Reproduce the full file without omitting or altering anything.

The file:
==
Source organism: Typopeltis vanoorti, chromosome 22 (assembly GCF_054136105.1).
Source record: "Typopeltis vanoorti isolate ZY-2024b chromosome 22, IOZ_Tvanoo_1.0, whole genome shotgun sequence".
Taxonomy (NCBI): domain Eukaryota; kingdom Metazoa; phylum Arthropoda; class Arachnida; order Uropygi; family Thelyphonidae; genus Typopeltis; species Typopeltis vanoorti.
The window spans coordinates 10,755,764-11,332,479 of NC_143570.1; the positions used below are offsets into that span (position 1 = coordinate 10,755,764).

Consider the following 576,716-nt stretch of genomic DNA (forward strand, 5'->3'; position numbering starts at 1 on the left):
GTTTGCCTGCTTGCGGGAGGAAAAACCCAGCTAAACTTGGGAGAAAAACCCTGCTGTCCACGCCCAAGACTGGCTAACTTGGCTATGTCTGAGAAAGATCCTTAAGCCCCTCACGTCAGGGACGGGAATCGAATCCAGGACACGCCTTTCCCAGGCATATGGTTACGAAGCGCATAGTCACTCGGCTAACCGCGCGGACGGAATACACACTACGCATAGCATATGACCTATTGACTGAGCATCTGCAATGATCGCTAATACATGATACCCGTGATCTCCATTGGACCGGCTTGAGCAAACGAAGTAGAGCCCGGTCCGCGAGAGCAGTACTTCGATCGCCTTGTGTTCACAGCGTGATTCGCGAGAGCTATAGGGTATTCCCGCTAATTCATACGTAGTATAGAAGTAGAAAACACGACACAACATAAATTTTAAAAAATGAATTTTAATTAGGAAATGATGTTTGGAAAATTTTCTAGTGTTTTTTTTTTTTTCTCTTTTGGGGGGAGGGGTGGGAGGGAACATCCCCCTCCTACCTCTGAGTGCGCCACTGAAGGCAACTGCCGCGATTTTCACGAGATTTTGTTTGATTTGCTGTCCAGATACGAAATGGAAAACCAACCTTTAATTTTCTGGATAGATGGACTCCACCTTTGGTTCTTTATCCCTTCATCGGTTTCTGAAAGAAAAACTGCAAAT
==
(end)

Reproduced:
Source organism: Typopeltis vanoorti, chromosome 22 (assembly GCF_054136105.1).
Source record: "Typopeltis vanoorti isolate ZY-2024b chromosome 22, IOZ_Tvanoo_1.0, whole genome shotgun sequence".
Taxonomy (NCBI): domain Eukaryota; kingdom Metazoa; phylum Arthropoda; class Arachnida; order Uropygi; family Thelyphonidae; genus Typopeltis; species Typopeltis vanoorti.
The window spans coordinates 10,755,764-11,332,479 of NC_143570.1; the positions used below are offsets into that span (position 1 = coordinate 10,755,764).

Consider the following 576,716-nt stretch of genomic DNA (forward strand, 5'->3'; position numbering starts at 1 on the left):
GTTTGCCTGCTTGCGGGAGGAAAAACCCAGCTAAACTTGGGAGAAAAACCCTGCTGTCCACGCCCAAGACTGGCTAACTTGGCTATGTCTGAGAAAGATCCTTAAGCCCCTCACGTCAGGGACGGGAATCGAATCCAGGACACGCCTTTCCCAGGCATATGGTTACGAAGCGCATAGTCACTCGGCTAACCGCGCGGACGGAATACACACTACGCATAGCATATGACCTATTGACTGAGCATCTGCAATGATCGCTAATACATGATACCCGTGATCTCCATTGGACCGGCTTGAGCAAACGAAGTAGAGCCCGGTCCGCGAGAGCAGTACTTCGATCGCCTTGTGTTCACAGCGTGATTCGCGAGAGCTATAGGGTATTCCCGCTAATTCATACGTAGTATAGAAGTAGAAAACACGACACAACATAAATTTTAAAAAATGAATTTTAATTAGGAAATGATGTTTGGAAAATTTTCTAGTGTTTTTTTTTTTTTCTCTTTTGGGGGGAGGGGTGGGAGGGAACATCCCCCTCCTACCTCTGAGTGCGCCACTGAAGGCAACTGCCGCGATTTTCACGAGATTTTGTTTGATTTGCTGTCCAGATACGAAATGGAAAACCAACCTTTAATTTTCTGGATAGATGGACTCCACCTTTGGTTCTTTATCCCTTCATCGGTTTCTGAAAGAAAAACTGCAAAT